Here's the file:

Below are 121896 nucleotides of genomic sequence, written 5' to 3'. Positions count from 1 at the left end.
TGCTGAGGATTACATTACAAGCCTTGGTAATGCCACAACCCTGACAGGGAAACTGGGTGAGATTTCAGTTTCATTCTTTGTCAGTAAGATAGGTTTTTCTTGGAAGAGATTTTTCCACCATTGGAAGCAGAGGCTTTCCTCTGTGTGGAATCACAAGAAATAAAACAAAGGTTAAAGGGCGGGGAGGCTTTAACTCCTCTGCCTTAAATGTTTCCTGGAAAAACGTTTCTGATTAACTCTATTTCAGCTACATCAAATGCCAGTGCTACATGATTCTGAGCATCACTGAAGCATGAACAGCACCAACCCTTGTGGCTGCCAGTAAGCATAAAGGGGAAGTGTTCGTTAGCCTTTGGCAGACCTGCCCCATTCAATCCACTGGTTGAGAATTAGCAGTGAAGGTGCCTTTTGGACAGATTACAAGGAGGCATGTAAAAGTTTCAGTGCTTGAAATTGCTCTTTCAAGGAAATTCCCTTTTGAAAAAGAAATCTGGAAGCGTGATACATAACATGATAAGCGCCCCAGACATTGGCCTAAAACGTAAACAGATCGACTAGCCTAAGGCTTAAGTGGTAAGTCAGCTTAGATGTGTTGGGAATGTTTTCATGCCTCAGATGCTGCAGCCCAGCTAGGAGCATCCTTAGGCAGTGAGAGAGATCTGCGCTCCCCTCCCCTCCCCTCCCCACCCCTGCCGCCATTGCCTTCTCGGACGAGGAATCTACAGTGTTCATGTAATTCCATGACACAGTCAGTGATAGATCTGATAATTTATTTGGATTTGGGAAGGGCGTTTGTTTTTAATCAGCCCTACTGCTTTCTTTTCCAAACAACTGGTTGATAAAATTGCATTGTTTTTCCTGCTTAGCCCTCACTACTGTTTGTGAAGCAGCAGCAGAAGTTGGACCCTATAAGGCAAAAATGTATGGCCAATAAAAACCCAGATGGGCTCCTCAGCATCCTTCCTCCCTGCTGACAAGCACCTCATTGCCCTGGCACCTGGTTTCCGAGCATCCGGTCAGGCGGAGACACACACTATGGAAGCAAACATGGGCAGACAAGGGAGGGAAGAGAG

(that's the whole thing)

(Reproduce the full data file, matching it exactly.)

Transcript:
Below are 121896 nucleotides of genomic sequence, written 5' to 3'. Positions count from 1 at the left end.
TGCTGAGGATTACATTACAAGCCTTGGTAATGCCACAACCCTGACAGGGAAACTGGGTGAGATTTCAGTTTCATTCTTTGTCAGTAAGATAGGTTTTTCTTGGAAGAGATTTTTCCACCATTGGAAGCAGAGGCTTTCCTCTGTGTGGAATCACAAGAAATAAAACAAAGGTTAAAGGGCGGGGAGGCTTTAACTCCTCTGCCTTAAATGTTTCCTGGAAAAACGTTTCTGATTAACTCTATTTCAGCTACATCAAATGCCAGTGCTACATGATTCTGAGCATCACTGAAGCATGAACAGCACCAACCCTTGTGGCTGCCAGTAAGCATAAAGGGGAAGTGTTCGTTAGCCTTTGGCAGACCTGCCCCATTCAATCCACTGGTTGAGAATTAGCAGTGAAGGTGCCTTTTGGACAGATTACAAGGAGGCATGTAAAAGTTTCAGTGCTTGAAATTGCTCTTTCAAGGAAATTCCCTTTTGAAAAAGAAATCTGGAAGCGTGATACATAACATGATAAGCGCCCCAGACATTGGCCTAAAACGTAAACAGATCGACTAGCCTAAGGCTTAAGTGGTAAGTCAGCTTAGATGTGTTGGGAATGTTTTCATGCCTCAGATGCTGCAGCCCAGCTAGGAGCATCCTTAGGCAGTGAGAGAGATCTGCGCTCCCCTCCCCTCCCCTCCCCACCCCTGCCGCCATTGCCTTCTCGGACGAGGAATCTACAGTGTTCATGTAATTCCATGACACAGTCAGTGATAGATCTGATAATTTATTTGGATTTGGGAAGGGCGTTTGTTTTTAATCAGCCCTACTGCTTTCTTTTCCAAACAACTGGTTGATAAAATTGCATTGTTTTTCCTGCTTAGCCCTCACTACTGTTTGTGAAGCAGCAGCAGAAGTTGGACCCTATAAGGCAAAAATGTATGGCCAATAAAAACCCAGATGGGCTCCTCAGCATCCTTCCTCCCTGCTGACAAGCACCTCATTGCCCTGGCACCTGGTTTCCGAGCATCCGGTCAGGCGGAGACACACACTATGGAAGCAAACATGGGCAGACAAGGGAGGGAAGAGAG